Chris Fryburger: I would be interested in that, Liz. I think I can speak for everyone listening, it would probably be very interesting what that would look like.

Liz Downing: You’re going to give it to all the agencies and be, like, “Look what Liz did. We hate her now, right.” I’m just kidding.

Chris Fryburger: Yeah, yeah. By the way, yes, yeah, you just did my job for me. Thank you. Appreciate it for creating. Awesome, thanks.

Liz Downing: Oh, Stew says, “We’re crushing it with driving sponsored traffic to brand stores. Conversion rates are, like, 30% or more. Are you seeing this across the counts?” It is absolutely working to do sponsored traffic to brand stores right now. That’s a great strategy, and we’re seeing that be killer. Stew, keep on rocking with that. It’s a great thing to do, and never forget how brand stores can change your traffic.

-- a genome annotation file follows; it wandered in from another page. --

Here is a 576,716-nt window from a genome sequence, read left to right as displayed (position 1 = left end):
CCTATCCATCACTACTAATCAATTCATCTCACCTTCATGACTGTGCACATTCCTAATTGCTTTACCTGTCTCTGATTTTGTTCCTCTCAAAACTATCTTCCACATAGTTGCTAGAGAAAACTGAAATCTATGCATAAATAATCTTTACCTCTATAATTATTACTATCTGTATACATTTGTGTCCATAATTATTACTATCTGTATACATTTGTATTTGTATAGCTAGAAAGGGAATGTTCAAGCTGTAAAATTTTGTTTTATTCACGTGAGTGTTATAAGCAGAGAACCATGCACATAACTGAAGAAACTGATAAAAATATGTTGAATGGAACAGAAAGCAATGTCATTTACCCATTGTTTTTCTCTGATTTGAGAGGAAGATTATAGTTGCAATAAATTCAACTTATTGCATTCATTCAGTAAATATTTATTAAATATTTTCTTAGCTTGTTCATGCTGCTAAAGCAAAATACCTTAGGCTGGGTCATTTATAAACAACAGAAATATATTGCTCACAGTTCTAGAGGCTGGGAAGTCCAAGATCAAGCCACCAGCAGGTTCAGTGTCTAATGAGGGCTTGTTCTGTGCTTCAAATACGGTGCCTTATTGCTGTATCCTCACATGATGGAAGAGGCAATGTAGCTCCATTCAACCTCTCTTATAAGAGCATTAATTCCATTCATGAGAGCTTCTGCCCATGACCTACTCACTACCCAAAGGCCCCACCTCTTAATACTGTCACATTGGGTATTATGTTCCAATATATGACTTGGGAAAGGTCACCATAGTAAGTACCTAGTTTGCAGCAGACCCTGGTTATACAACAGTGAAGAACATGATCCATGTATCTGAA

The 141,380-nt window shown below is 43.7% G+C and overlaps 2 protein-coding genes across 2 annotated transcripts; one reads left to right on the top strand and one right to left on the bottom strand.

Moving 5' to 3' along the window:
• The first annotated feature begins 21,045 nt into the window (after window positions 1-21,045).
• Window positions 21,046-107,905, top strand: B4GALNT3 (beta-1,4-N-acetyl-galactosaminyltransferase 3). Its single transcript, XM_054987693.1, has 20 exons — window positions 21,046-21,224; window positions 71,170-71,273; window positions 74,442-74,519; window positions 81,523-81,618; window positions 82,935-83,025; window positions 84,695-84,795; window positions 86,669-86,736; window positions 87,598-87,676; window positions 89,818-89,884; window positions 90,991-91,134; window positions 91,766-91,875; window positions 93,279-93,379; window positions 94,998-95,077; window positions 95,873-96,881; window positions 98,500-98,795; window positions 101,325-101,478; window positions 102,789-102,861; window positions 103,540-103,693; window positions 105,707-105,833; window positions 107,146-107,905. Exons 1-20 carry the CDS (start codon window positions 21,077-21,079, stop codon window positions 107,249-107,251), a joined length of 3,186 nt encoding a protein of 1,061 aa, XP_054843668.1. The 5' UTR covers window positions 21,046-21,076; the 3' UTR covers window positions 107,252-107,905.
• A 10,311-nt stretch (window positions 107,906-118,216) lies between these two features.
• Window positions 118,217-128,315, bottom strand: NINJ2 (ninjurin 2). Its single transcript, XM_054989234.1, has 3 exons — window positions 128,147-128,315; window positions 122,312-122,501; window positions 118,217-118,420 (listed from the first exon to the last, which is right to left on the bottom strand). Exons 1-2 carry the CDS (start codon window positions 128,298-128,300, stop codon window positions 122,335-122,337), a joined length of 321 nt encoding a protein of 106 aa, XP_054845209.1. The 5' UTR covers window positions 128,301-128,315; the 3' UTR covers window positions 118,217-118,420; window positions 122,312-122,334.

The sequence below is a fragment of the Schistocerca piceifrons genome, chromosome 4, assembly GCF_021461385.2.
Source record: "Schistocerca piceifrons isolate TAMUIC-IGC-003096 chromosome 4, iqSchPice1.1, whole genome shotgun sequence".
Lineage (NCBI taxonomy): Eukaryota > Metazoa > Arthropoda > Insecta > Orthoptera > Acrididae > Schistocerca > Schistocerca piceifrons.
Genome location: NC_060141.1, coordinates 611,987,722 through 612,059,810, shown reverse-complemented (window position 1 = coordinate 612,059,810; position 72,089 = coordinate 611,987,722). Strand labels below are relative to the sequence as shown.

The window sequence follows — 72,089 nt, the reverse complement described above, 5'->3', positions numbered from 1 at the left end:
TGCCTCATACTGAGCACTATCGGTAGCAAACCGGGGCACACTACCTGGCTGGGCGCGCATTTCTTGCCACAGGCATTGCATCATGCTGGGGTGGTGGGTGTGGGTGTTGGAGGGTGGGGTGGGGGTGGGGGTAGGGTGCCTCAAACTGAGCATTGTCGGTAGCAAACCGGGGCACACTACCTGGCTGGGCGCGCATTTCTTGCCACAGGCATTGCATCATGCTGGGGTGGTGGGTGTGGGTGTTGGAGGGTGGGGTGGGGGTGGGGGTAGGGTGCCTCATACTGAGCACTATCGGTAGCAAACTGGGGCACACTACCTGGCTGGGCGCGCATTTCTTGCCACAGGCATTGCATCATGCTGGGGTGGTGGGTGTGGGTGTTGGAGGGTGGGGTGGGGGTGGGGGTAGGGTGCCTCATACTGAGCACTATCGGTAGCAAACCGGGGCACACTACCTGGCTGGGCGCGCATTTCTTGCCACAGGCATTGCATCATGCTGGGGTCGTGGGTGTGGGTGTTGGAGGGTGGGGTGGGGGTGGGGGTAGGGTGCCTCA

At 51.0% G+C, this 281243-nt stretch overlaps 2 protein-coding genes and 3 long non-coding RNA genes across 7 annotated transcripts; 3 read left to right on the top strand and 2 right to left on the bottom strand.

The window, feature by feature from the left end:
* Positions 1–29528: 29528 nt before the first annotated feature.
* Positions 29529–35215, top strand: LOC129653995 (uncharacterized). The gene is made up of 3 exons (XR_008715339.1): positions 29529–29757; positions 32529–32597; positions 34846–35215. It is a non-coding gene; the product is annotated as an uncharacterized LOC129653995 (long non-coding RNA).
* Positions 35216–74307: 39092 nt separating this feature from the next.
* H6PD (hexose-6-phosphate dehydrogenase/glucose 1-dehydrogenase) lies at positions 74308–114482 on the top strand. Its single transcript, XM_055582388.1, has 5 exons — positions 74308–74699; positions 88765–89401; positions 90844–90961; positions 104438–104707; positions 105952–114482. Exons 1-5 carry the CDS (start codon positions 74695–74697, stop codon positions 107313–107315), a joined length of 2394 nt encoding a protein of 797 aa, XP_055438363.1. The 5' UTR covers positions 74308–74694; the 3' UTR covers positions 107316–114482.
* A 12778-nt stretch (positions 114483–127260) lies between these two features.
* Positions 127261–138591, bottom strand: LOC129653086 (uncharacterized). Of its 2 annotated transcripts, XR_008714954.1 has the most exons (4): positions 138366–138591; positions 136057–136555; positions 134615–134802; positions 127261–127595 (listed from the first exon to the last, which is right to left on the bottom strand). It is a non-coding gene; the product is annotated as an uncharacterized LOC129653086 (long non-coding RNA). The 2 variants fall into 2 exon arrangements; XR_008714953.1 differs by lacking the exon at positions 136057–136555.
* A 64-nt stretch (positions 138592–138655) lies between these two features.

Chris Fryburger: In that vein, I would just add there’s an opportunity of DSP as well. There aren’t a lot of people that are doing that.

Liz Downing: Oh, man.

Chris Fryburger: There aren’t a lot of people doing Amazon DSP. If you’re looking fire line, that’s where to be. The targeting to do that blows Google out of the water, but there’s a layer. I will just say that it seems like, correct me if I’m wrong, Liz, there’s a certain layer where it applies. It’s expensive. It’s not for maybe smaller sellers. You need a budget to work with, and-

Liz Downing: Yeah, and you’ve got to have the right ingredients for it to be really, really effective, but you don’t really have to be great big though because we’re seeing it work for a lot of different sized brands. You don’t have that $35,000 minimum buy-in when you work with us because-

Chris Fryburger: With you, yes.

Liz Downing: Yeah, and with other providers. You skip that-

Chris Fryburger: Yeah, but with you.

Liz Downing: … when you’re working with us, and you should work with us because we’re really, really good at it.

Chris Fryburger: Yes.

Liz Downing: We’ve got some amazing things happening with DSP actually. We can’t do case studies fast enough, you know what I mean, because we’re just trying to rock and roll these accounts.